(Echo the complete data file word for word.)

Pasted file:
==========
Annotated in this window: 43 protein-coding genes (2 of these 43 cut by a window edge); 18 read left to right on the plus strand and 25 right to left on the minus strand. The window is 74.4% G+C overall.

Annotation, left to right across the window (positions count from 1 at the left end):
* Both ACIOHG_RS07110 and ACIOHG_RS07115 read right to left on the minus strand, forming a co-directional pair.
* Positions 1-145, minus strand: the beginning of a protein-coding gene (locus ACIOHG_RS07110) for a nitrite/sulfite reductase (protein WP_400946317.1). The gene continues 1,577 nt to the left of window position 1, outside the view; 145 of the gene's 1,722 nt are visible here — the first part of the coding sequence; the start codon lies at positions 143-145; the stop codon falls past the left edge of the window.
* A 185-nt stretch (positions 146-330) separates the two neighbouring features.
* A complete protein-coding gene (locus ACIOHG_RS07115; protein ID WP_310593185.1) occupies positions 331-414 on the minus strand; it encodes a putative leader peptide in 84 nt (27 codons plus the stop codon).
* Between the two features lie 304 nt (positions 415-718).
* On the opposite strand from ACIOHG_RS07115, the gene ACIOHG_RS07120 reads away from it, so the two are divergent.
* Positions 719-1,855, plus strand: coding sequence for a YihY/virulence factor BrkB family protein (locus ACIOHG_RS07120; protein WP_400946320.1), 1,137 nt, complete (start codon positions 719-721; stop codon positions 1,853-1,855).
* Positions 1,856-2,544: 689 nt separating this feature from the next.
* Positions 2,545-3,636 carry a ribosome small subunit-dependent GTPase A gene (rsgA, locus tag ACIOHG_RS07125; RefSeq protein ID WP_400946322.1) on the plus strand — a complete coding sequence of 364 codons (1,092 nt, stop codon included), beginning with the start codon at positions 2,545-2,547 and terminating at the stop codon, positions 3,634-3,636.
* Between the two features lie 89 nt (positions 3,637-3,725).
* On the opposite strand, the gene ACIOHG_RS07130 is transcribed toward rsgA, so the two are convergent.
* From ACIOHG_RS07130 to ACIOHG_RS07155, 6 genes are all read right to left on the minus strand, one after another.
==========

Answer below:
Annotated in this window: 43 protein-coding genes (2 of these 43 cut by a window edge); 18 read left to right on the plus strand and 25 right to left on the minus strand. The window is 74.4% G+C overall.

Annotation, left to right across the window (positions count from 1 at the left end):
* Both ACIOHG_RS07110 and ACIOHG_RS07115 read right to left on the minus strand, forming a co-directional pair.
* Positions 1-145, minus strand: the beginning of a protein-coding gene (locus ACIOHG_RS07110) for a nitrite/sulfite reductase (protein WP_400946317.1). The gene continues 1,577 nt to the left of window position 1, outside the view; 145 of the gene's 1,722 nt are visible here — the first part of the coding sequence; the start codon lies at positions 143-145; the stop codon falls past the left edge of the window.
* A 185-nt stretch (positions 146-330) separates the two neighbouring features.
* A complete protein-coding gene (locus ACIOHG_RS07115; protein ID WP_310593185.1) occupies positions 331-414 on the minus strand; it encodes a putative leader peptide in 84 nt (27 codons plus the stop codon).
* Between the two features lie 304 nt (positions 415-718).
* On the opposite strand from ACIOHG_RS07115, the gene ACIOHG_RS07120 reads away from it, so the two are divergent.
* Positions 719-1,855, plus strand: coding sequence for a YihY/virulence factor BrkB family protein (locus ACIOHG_RS07120; protein WP_400946320.1), 1,137 nt, complete (start codon positions 719-721; stop codon positions 1,853-1,855).
* Positions 1,856-2,544: 689 nt separating this feature from the next.
* Positions 2,545-3,636 carry a ribosome small subunit-dependent GTPase A gene (rsgA, locus tag ACIOHG_RS07125; RefSeq protein ID WP_400946322.1) on the plus strand — a complete coding sequence of 364 codons (1,092 nt, stop codon included), beginning with the start codon at positions 2,545-2,547 and terminating at the stop codon, positions 3,634-3,636.
* Between the two features lie 89 nt (positions 3,637-3,725).
* On the opposite strand, the gene ACIOHG_RS07130 is transcribed toward rsgA, so the two are convergent.
* From ACIOHG_RS07130 to ACIOHG_RS07155, 6 genes are all read right to left on the minus strand, one after another.